Darrin Bell was six years old when his mother told him he couldn’t have a realistic water gun. She said she feared for his safety, that police tend to think of little Black boys as older and less innocent than they really are.
Through evocative illustrations and sharp humor, Bell examines how The Talk shaped intimate and public moments from childhood to adulthood. While coming of age in Los Angeles—and finding a voice through cartooning—Bell becomes painfully aware of being regarded as dangerous by white teachers, neighbors, and police officers and thus of his mortality. Drawing attention to the brutal murders of African Americans and showcasing revealing insights and cartoons along the way, he brings us up to the moment of reckoning when people took to the streets protesting the murders of George Floyd and Breonna Taylor. And now Bell must decide whether he and his own six-year-old son are ready to have The Talk.
“A Pulitzer Prize-winning cartoonist draws on his childhood in Los Angeles to explore racism on a deeply personal level. There’s a poignancy, too, in the cyclical nature of the story: Bell, now a father, is wrestling with the same questions his own parents face.“—The New York Times
"In The Talk, Bell combines the overtly personal and the sociopolitical in a textured autobiography that blends raw honestly, moving memories and powerful insights on race and police relations.”—The Washington Post
“A stunning account of a young Black man navigating his way through Los Angeles and Berkeley in the 1980s and '90s, into life as a successful professional and father. The illustrations, fluctuating from the whimsically cartoonish to the painterly, are as multi-tiered and engrossing as Bell's narrative voice. Like Alison Bechdel's Fun Home and Marjane Satrapi's Persepolis, this epic portrait of an artist is destined for iconic status.“—NPR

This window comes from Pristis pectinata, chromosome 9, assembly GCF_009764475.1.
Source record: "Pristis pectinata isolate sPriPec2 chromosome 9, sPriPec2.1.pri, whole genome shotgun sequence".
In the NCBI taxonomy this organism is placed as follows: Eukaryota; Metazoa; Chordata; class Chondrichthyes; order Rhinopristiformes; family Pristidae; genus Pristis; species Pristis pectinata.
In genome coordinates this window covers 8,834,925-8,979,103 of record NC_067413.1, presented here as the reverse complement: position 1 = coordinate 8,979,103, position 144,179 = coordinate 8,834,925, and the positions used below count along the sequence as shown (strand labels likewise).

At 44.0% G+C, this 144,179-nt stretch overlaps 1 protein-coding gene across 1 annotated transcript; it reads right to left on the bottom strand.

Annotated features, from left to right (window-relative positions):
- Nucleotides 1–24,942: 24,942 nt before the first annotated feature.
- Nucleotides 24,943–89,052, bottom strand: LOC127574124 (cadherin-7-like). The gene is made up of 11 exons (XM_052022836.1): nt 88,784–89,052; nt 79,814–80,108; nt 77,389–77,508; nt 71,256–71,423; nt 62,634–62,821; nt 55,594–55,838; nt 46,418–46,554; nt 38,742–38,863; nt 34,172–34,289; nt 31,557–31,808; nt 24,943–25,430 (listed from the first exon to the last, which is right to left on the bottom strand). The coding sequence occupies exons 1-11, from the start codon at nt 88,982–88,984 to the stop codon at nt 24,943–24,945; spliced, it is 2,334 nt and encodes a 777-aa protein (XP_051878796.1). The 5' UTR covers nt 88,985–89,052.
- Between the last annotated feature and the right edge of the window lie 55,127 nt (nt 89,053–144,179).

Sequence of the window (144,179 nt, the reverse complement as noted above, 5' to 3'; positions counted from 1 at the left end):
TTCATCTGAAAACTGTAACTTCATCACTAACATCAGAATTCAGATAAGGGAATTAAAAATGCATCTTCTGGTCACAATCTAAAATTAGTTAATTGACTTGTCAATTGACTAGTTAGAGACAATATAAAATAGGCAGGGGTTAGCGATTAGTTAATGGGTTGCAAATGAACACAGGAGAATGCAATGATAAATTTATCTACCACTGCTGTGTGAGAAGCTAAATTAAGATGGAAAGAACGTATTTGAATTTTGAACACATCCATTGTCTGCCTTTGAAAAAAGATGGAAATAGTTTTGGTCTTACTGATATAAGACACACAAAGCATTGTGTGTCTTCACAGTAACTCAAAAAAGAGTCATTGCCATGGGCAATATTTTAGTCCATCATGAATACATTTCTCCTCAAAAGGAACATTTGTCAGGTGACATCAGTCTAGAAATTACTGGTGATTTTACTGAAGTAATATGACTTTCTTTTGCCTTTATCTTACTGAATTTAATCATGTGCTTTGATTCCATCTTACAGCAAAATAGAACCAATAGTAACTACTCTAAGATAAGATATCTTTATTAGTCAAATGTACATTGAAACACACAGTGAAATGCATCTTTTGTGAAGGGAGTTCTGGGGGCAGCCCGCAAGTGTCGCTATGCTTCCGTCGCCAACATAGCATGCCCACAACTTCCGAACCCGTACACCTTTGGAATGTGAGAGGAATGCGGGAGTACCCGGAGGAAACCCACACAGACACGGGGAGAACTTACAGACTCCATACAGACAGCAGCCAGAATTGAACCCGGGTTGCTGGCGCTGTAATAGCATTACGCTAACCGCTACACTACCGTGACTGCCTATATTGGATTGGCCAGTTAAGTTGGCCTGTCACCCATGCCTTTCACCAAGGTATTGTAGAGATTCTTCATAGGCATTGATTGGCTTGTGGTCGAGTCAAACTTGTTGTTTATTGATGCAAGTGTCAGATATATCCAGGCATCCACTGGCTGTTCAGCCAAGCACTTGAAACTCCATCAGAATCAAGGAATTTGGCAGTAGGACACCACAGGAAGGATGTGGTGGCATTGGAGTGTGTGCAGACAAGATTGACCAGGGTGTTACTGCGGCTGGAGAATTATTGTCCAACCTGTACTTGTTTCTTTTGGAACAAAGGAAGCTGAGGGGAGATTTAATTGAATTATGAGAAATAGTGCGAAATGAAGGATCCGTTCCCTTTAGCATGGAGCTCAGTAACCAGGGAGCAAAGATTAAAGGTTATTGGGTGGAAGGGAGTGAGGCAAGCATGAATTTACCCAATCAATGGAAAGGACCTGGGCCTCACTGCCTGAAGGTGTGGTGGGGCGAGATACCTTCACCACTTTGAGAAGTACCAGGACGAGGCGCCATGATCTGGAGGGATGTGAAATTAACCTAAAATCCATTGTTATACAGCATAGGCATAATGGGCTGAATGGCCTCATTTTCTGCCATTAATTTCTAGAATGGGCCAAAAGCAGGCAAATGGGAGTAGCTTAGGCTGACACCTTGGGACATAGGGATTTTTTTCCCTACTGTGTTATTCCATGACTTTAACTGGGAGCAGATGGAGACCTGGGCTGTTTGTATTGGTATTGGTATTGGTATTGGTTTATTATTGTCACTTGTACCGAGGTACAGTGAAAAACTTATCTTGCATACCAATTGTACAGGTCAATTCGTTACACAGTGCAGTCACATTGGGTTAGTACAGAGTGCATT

“A thought-provoking memoir beautifully rendered in expressive artwork for a powerful piece that’s easy to devour but harder to digest. . . . Bell’s mastery of the medium shines throughout The Talk with stunning artwork that heightens the story to 11.”—Associated Press
“Bell has honed his skills of cultural observation over many years as a social commentator in comic strips and editorial cartoons. He’s refined his skills up to the breaking point and back. This graphic novel is a testament to his efforts.”—Comics Grinder
“Pulitzer Prize-winning cartoonist Darrin Bell’s new graphic memoir The Talk is an absorbing, creative examination of his life, richly illustrated with his drawings and told with great honesty, emotional candor, and humor.“—The Fanatic
“Propulsive reading, drawn with urgency and verve. Once you pick up The Talk, you won’t be able to put it down.”—Alison Bechdel, author of Fun Home and The Secret to Superhuman Strength
“Darrin Bell’s first foray into graphic novels is a triumph. A cinematically comic, coming-of-age blend of race, culture, and gratuitous nerdity. Wonderful.”—Keith Knight, creator of The K Chronicles and Woke
“It’s nearly impossible to appreciate another person’s truth, but if a brilliant storyteller offers to light the way, take him up on it. Bell is the Ta-Nehisi Coates of comics, an indispensable explainer of how it feels to grow up in a world that repeatedly treats you as other. The talk with my white sons boiled down to 'Be kind.' It’s hard to overstate the distance between that admonition and 'Stay alive.'”—Garry Trudeau, creator of Doonesbury
“A deeply personal, brutally honest, and achingly funny graphic novel that captures the fear, trauma, and complexity of growing up as a biracial man in the USA. The Talk is a strikingly illustrated vision.”—Lalo Alcaraz, award-winning visual media artist and creator of the syndicated daily comic strip La Cucaracha
“A beautifully drawn book, rich with insight, humor, and hard-won knowledge.“—Kirkus Reviews (starred review)
“This emotionally striking work is sure to leave a lasting mark.“—Publishers Weekly (starred review)